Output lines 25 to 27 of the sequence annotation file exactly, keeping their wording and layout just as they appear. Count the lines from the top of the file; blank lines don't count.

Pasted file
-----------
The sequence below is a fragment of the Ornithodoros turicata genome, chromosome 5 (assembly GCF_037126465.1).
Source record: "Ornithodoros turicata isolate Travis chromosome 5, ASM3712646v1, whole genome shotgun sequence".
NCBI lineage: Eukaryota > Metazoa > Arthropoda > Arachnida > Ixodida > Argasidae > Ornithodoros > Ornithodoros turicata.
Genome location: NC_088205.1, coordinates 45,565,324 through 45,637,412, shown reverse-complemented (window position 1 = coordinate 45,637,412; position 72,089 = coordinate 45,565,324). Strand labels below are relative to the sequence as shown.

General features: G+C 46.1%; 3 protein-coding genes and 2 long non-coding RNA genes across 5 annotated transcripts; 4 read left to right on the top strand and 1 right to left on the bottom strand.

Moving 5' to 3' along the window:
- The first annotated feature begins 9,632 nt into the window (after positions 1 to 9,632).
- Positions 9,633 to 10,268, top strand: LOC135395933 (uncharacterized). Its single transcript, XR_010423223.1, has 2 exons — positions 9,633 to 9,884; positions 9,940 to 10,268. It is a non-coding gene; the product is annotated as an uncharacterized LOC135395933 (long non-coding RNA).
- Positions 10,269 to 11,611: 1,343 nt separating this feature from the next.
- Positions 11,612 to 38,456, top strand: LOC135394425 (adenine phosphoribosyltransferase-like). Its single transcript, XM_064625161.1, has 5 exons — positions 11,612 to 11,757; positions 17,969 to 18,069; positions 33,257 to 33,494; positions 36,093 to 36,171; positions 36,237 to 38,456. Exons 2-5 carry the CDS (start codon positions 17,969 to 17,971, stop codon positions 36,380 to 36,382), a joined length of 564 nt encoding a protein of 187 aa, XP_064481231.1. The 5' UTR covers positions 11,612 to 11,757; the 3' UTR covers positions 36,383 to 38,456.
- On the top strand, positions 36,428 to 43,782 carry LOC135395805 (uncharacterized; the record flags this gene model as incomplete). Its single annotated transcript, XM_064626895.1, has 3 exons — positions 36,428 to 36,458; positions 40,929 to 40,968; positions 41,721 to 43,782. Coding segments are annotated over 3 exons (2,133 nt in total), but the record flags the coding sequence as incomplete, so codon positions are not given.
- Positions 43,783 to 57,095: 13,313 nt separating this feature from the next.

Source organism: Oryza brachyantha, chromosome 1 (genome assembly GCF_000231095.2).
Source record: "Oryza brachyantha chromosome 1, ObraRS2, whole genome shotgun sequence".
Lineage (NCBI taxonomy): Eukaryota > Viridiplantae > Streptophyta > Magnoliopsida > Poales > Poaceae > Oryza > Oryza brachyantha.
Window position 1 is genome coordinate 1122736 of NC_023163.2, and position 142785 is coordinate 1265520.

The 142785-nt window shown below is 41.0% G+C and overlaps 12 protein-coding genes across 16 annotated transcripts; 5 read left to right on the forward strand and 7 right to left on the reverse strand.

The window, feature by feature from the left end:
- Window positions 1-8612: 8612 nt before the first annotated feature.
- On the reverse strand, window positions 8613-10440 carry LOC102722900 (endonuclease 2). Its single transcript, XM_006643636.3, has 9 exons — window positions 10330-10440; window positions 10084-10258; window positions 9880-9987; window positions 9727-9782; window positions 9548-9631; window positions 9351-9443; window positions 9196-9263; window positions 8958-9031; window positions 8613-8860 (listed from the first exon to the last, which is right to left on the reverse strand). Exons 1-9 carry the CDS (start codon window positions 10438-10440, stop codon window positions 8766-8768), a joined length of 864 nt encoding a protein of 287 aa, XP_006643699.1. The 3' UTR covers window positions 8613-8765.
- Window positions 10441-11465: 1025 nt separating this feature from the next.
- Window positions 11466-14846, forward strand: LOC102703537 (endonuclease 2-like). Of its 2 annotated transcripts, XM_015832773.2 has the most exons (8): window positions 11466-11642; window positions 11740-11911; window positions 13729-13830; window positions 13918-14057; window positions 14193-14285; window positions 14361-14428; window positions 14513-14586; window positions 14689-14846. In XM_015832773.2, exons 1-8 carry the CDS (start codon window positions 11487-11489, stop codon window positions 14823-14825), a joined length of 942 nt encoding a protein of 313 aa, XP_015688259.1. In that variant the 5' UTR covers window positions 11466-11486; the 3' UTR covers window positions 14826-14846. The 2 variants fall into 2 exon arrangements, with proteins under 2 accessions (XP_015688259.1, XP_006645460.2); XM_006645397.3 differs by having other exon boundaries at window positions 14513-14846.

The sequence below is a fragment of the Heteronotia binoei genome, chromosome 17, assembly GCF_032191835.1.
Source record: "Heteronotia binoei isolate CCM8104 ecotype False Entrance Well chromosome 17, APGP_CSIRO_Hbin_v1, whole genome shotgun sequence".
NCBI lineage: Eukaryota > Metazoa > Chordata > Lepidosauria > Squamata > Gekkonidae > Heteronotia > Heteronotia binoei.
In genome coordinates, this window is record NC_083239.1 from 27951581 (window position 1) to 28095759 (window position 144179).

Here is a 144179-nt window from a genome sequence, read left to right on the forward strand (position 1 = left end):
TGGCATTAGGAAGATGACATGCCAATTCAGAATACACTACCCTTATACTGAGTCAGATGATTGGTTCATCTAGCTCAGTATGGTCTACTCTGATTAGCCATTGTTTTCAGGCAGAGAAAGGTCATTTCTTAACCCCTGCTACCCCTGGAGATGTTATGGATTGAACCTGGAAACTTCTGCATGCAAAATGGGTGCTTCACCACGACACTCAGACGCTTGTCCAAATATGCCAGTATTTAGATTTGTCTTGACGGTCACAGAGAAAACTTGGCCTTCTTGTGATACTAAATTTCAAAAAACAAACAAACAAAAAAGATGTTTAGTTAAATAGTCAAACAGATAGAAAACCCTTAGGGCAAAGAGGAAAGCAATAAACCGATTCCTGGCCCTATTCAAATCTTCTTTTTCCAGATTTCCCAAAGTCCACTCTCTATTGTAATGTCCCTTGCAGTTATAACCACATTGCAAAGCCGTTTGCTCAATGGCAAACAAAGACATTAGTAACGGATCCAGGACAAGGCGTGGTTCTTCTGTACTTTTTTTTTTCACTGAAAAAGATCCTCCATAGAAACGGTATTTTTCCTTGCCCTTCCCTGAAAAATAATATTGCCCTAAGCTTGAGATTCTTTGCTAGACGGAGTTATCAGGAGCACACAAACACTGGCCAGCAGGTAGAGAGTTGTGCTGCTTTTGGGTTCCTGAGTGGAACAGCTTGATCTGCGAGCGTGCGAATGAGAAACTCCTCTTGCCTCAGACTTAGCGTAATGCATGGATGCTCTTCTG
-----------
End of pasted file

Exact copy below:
NCBI lineage: Eukaryota > Metazoa > Chordata > Lepidosauria > Squamata > Gekkonidae > Heteronotia > Heteronotia binoei.
In genome coordinates, this window is record NC_083239.1 from 27951581 (window position 1) to 28095759 (window position 144179).

Here is a 144179-nt window from a genome sequence, read left to right on the forward strand (position 1 = left end):